December/January 2014

by Thomas Goss

Building Blocks: Naming Your Band – Part One

by Thomas Goss

Building Blocks: Naming Your Band – Part One

A band name is like a calling card – it’’s the audience’’s first introduction to you and your music. It’’s also a way of telling yourselves who you are. Even just the simple act of being able to say, “We are in 60-Cycle Hum,”” does a lot for a band when starting out.
A truly great name has a certain zing to it that’’s spontaneous, as if it sprang to life on its own. And sometimes it did. Imagine a very noisy nightclub in London in 1965 where two musos are trying to have a conversation. “What band didjer say yer was in? Speak up!”” “I’’m in the mumble mumble…”” “The who?”” “No, I’’m in the… waitaminute…””
Well, who knows how The Who really came up with their name? But it feels right, like instinct. So do the names T. Rex, The Stooges, The Animals, Mötörhead, Smashing Pumpkins, Nirvana, Dead Stone Babies, Blondie and The Sex Pistols. That’’s what you should aim for – though remember that it’’s not worth breaking up the band if you can’’t get it right, okay? New bands, especially young ones, often go through a few name changes before they settle on a final choice. So relax and take your time about it – but not too long, because you’’ve got a gig coming up soon. I’’ve got just one commandment for anyone thinking they’’re going to make it in showbiz.
Goss’’s Rule of Audibility: Your band name must be easy to understand over the phone.
“I said the band is called Funkenblatter Dinklefrutz, you idiot! No, wait, don’’t hang up!”” The minute you have to tell people how to spell your name, or repeat it five times before they get it right, you know that you’’re dead meat. (Dead Meat – now why didn’’t we think of that name?)

To help narrow down your future discussions there are five basic types of names. Let’’s take them one by one:

SINGLE WORD – This is the most powerful. Just the one word. Megadeth, Poison, Berlin, Ultravox, Kraftwerk, Goldenhorse, Devo, Phish, Odessa, Tool. Sinate, Chicago, Yes, Genesis, Aerosmith. It’’s a butch way to name your band but it can also be a bit clunky going down – like swallowing a horse pill with food. Use caution.

‘THE SOMETHINGS’ – Once the most popular way of naming your act, coming from the old days of sideshow acts and vaudeville. “Come see The Amazing Zambinis and Their Trained Ferret Clyde!”” It’’s still a keystone of band naming. The Have. The Mint Chicks. The Guess Who. The Datsuns. The Kills. The Dickies. The Clash. The Motels. The Beatles. The Buggles. And let’’s not forget The Band. The ‘‘The’’ will get dropped sometimes (eg. from The Rolling Stones or The Offspring), so don’’t have a hissy fit when it gets left off the gig poster.

‘SOMETHING SOMETHING’ – This is becoming the most popular style of name. Usually an adjective added to a noun, like Totally Nuts or Sonic Meltdown, but you can also put two nouns together like Bat Wing or Death Puppy, Green Day, Jane’s Addiction, Iron Maiden, Motley Crüe, Moby Grape, Velvet Revolver, MissGuided Youth, Spinal Tap. And from the stone age, Strawberry Alarm Clock, Deep Purple and Led Zeppelin. The favourite standard for metal bands, from Black Sabbath to 8-Foot Sativa.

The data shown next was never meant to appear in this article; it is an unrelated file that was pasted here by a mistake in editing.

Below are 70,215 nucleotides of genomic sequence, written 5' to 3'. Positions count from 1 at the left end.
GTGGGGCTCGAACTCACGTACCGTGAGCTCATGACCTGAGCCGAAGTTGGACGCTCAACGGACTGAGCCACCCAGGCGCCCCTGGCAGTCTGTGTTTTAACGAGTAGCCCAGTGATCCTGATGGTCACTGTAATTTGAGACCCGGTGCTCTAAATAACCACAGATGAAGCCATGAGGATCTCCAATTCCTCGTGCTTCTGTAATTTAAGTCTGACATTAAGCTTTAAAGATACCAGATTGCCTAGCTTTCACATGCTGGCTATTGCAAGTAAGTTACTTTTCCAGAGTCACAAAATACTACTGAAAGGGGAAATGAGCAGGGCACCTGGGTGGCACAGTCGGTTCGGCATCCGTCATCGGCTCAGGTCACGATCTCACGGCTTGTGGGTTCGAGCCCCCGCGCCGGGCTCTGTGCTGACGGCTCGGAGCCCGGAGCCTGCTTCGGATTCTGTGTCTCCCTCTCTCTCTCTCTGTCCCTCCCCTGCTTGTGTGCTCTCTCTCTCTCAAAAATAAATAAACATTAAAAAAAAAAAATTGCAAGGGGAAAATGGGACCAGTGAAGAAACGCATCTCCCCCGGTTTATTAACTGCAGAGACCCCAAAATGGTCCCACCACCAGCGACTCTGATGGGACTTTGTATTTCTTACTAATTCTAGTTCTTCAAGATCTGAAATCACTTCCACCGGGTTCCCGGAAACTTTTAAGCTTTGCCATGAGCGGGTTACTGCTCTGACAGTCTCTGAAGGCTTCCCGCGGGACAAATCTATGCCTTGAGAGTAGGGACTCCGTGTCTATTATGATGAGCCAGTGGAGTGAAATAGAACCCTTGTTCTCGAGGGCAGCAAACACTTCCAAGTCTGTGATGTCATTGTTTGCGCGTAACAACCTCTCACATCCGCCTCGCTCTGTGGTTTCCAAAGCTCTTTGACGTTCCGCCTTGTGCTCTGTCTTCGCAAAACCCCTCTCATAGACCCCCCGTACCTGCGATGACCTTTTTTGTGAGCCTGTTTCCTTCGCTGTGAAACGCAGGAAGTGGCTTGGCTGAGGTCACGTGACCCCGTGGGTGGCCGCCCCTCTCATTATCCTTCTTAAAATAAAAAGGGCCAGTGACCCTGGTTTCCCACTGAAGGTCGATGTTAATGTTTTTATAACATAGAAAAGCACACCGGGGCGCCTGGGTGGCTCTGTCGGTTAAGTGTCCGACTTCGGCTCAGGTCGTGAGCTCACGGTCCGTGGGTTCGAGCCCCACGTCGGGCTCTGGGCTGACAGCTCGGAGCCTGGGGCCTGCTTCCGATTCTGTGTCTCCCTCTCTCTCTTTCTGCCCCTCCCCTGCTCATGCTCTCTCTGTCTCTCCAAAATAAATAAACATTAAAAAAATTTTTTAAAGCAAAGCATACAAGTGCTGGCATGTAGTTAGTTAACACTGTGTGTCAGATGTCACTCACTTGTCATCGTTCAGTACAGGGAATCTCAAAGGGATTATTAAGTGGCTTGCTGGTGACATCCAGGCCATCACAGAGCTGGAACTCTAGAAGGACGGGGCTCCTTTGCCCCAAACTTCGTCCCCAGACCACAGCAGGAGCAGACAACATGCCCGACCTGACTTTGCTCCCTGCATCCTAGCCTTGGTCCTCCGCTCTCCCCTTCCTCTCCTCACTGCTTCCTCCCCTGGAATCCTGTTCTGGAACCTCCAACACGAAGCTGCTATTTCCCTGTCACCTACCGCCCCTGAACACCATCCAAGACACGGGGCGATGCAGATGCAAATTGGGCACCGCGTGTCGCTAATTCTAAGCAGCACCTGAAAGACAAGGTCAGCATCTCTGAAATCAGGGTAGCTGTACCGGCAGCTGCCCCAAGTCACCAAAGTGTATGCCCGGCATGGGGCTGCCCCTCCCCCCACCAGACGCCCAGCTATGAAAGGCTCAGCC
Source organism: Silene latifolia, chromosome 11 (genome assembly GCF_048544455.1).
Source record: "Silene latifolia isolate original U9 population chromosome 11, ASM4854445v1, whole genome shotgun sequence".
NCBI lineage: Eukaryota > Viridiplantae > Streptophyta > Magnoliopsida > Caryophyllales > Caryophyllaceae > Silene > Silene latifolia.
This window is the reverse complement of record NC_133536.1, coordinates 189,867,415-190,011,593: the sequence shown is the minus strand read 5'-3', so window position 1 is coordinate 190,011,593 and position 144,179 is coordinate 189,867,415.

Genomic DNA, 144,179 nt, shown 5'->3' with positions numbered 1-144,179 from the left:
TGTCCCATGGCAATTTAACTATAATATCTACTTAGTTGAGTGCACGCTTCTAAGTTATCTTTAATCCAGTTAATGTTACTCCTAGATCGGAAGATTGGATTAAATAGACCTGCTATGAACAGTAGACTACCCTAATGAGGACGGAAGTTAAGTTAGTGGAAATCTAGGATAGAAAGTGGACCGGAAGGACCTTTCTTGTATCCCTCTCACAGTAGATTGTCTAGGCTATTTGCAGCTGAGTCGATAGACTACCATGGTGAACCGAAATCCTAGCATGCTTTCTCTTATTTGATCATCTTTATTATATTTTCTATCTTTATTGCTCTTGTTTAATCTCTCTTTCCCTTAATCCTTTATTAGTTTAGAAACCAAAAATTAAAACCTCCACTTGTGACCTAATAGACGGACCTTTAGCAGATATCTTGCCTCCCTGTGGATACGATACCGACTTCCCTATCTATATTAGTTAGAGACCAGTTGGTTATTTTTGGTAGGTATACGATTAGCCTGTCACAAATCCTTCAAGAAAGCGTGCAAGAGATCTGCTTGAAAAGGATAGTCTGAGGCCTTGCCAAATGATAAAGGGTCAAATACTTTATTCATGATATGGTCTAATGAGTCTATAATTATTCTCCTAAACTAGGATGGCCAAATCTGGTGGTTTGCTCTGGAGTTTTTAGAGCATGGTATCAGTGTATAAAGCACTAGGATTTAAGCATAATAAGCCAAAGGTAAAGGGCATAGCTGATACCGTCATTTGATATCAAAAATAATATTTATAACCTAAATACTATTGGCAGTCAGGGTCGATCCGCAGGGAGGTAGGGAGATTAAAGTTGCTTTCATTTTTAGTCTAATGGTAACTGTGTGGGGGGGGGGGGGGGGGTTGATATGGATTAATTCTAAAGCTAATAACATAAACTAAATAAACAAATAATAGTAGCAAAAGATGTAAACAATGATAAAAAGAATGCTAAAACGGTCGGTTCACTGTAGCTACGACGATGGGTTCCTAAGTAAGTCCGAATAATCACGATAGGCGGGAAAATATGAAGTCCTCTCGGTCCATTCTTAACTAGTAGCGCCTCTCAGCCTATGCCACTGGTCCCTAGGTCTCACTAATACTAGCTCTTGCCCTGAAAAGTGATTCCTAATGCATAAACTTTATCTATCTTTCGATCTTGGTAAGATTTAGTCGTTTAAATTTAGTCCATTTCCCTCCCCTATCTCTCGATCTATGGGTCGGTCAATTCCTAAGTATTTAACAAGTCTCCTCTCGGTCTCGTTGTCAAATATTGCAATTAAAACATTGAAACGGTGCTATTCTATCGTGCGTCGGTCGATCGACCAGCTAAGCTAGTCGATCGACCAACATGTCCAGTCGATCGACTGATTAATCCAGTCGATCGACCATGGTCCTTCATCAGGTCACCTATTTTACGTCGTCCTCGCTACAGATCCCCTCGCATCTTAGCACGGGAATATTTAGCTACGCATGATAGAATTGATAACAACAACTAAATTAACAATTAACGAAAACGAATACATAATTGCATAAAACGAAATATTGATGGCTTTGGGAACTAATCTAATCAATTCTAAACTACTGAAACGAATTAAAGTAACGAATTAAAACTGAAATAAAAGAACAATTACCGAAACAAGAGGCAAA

An important variation on this theme is ‘Something of Something’ – like Lamb of God, Children of Bodom or even Disciples of Ed. Sometimes you’ll see the word ‘’Band’’ stuck on the end, like The Silver Bullet Band, but that’’s kind of old-fashioned.

WEIRD PHRASE – This type of name is really hard to pull off, but when it’’s right, it’’s often the easiest to remember, like Blam Blam Blam or Die Die Die! (Now those two would make a great double bill.) This style also includes rhyming phrases like Scritti Politti or Oingo Boingo, or clichés like Three Day’s Grace or New Found Glory. You can take a catch phrase and add ‘’The’’ to it, like The Yeah Yeah Yeahs. Sometimes a band will even use a complete sentence, like Clap Your Hands Say Yeah, or Gene Loves Jezebel. But where are they now?

YOUR NAME (PLUS) – This option gets used usually when the leader of the band is the main attraction. But who wants to be a sideman? It’’s very hard to convince your friends to join a band called Glen Fibble or Susie Sackowitz. Why? Because it’’s not an honour to play with you yet. Maybe it will be someday when your very name promises that the band will contain the best musicians in the scene, like David Bowie, Peter Gabriel or Frank Zappa.

Some of the greats will respect their mates on stage by adding ‘’Band’’ to the end, like Dave Matthews Band. Another way to deal with this is to have your name followed by a band name, like Tom Petty & The Heartbreakers, Buddy Holly & The Crickets, or even The Jimi Hendrix Experience. But you ain’’t Jimi yet, man.

There are plenty of other ways to name a band: after a classic song (like South of Sanity or Cross-Eyed Mary), or a made-up character (like Veruca Salt or Dr. Obvious), or even with the names of two famous people stuck together (like Elvis Costello or Marilyn Manson). Sometimes bands get named after the oddest things, like Level 42, or my old covers band Unit 31 (originally named Unit 3 but then we added a member and somebody’s sister added a 1 to the poster).

Even real stretches can work, like A Band Called Dave. But the five basic types still hold, and once you think about them, you’’ll start recognising them in all the band names you see.

Next issue’’s column will have some suggestions on how to brainstorm up a new name with your bandmates – you still might be looking for a new name by then. Why? Because this is rock and roll!

Thomas Goss is a producer, band coach, and composer/orchestrator with an international clientele that includes Che Fu, The Idea of North, and Canadian jazz superstar Nikki Yanofsky. He is Education Composer-In-Residence for Vector Wellington Orchestra.

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